Stem cells 'migrate' to repair damaged lung cells, study shows.

Credit: Developmental cells (2024). DOI: 10.1016/j.devcel.2024.02.003

A new Yale-led study has found that stem cells migrate to help repair damaged lung cells caused by injuries such as viral or bacterial infections.

The results were: published In the journal February 19 Developmental cells.

“This is an exciting new insight. “, said Maurizio Ciuccioli, assistant professor of genetics and comparative medicine at the Yale School of Medicine and corresponding author of the paper.

For the study, the researchers looked at two main types of cells Epithelium in life . Alveolar epithelial type 1 cells, which line the lung tissues, are important for the exchange of oxygen and carbon dioxide gases. and are known to function as alveolar type 2 cells or (AT2s). To fill these injured or dead epithelial cells in the alveoli, or air sacs, in the lungs. It was not known exactly how the AT2s accomplished this feat.

Using advanced time-lapse imaging techniques and genetic mouse models, the research team was able to trace the fate of individual AT2s in the intact lung of living breathing in response to injury. They were able to show for the first time that a large proportion of alveolar stem cells (AT2s) migrate to the site of injury.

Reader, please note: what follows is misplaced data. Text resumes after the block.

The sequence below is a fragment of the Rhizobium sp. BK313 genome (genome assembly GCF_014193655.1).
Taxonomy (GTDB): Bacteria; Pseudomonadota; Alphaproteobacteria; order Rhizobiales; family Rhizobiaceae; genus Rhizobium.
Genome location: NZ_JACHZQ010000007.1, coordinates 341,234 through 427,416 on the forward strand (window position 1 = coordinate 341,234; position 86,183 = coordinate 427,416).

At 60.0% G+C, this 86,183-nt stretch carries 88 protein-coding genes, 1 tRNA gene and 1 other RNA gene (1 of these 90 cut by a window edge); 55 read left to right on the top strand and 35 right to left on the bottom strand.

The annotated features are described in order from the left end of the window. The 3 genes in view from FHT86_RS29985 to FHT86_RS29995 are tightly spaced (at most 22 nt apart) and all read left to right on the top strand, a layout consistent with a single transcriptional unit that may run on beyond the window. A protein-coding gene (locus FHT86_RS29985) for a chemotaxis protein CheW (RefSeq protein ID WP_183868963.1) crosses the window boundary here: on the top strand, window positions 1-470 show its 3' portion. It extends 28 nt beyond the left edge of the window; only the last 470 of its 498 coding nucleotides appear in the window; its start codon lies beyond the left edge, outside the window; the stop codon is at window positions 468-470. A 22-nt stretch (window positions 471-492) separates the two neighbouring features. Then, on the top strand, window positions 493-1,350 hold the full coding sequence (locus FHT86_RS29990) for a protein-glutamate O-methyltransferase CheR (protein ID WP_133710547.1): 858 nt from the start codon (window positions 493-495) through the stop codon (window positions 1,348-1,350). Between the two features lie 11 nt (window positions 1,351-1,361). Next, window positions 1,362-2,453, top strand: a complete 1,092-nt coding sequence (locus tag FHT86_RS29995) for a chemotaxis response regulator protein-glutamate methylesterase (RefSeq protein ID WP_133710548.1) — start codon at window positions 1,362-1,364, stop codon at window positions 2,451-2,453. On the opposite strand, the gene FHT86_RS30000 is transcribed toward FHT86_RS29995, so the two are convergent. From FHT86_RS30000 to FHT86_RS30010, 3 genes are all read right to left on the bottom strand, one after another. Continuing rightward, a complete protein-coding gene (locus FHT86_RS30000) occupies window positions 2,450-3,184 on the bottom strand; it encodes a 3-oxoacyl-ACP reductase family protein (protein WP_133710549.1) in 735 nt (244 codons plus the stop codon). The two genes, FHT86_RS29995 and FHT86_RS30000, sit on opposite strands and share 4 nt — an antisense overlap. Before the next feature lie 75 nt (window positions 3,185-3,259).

Credit: Yale University

Researchers say this behavior is important in the regeneration of alveoli, the air sacs that serve as gas exchange sites in the lungs.

“The results demonstrate that stem cell migration between individual functional units is an important driver of tissue regeneration in the mammalian lung,” said Chioccioli.

More information:
Maurizio Chioccioli et al, Stem cell transplantation induces lung repair in living mice, Developmental cells (2024). DOI: 10.1016/j.devcel.2024.02.003

Provided by
Yale University

Reference: Stem cells ‘migrate’ to repair damaged lung cells, study shows (2024, Feb. 22) Accessed February 22, 2024 at https://phys.org/news/2024-02-stem-cells-migrate- Retrieved from lung.html

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